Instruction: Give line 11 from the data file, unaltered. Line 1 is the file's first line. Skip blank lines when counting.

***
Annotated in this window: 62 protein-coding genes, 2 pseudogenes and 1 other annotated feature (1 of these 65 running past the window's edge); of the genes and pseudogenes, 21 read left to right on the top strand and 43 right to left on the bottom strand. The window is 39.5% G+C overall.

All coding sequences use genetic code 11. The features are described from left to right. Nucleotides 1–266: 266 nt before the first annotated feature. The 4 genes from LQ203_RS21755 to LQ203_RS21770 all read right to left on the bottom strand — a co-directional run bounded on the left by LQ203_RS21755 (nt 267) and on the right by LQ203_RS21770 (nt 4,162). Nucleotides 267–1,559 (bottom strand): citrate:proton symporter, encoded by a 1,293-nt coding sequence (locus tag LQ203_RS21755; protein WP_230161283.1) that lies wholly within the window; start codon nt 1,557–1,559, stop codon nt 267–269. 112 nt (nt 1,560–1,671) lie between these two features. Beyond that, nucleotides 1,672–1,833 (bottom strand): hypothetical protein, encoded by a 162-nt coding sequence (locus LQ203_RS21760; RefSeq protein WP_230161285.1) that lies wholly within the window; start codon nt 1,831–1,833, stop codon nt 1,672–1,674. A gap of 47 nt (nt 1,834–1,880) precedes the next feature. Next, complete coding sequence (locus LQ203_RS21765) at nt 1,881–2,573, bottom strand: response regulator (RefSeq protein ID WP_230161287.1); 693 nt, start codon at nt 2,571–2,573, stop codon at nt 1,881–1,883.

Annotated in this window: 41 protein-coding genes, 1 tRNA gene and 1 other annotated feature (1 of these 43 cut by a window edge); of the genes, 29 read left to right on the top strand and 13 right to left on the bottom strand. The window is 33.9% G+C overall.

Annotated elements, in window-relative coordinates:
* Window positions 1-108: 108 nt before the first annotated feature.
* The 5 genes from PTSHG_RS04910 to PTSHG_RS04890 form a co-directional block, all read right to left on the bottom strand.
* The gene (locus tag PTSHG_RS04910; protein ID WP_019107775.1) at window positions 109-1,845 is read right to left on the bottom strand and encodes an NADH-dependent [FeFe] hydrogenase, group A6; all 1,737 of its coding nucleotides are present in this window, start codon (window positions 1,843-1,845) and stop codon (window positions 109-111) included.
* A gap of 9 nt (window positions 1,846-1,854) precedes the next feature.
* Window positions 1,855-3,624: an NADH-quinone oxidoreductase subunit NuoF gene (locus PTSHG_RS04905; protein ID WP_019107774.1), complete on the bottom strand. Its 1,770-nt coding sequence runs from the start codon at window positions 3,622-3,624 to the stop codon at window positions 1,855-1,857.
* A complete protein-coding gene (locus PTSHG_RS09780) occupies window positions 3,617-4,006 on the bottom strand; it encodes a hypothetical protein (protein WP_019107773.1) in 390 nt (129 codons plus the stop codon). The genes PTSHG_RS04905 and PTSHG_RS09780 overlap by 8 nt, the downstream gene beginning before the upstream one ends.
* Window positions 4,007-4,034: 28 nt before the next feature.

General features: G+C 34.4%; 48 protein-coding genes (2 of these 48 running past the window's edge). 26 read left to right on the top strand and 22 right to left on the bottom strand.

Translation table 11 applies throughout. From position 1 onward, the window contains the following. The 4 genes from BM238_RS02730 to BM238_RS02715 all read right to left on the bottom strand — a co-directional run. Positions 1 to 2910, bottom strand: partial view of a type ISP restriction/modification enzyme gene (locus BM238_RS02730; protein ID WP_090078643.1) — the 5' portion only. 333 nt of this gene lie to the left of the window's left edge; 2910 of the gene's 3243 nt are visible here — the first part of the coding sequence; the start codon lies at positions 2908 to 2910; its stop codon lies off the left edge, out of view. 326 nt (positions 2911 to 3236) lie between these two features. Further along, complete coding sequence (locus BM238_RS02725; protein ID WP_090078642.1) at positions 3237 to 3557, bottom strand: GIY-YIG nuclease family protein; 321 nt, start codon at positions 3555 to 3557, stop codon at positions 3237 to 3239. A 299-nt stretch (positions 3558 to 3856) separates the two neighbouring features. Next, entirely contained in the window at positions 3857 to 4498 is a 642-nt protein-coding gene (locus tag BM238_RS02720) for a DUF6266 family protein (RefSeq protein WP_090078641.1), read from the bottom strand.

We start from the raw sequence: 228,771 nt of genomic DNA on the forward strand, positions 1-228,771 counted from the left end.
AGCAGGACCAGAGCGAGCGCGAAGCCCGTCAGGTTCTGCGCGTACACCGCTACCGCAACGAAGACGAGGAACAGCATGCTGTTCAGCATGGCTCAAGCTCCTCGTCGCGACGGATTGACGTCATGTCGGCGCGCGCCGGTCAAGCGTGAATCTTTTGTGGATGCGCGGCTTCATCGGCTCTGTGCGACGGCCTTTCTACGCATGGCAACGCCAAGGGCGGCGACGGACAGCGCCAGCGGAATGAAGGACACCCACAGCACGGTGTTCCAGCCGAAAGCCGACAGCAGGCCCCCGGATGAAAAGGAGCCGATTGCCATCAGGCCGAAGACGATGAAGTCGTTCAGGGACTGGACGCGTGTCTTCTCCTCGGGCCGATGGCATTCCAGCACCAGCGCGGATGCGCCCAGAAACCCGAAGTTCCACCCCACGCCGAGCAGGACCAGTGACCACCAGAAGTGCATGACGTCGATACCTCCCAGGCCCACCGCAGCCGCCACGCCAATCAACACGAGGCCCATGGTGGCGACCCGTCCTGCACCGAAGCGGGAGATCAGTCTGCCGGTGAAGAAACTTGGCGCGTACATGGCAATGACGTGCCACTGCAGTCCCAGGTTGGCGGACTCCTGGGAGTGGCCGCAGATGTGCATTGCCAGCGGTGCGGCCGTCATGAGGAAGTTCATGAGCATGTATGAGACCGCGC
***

* Window positions 4,007-4,034: 28 nt before the next feature.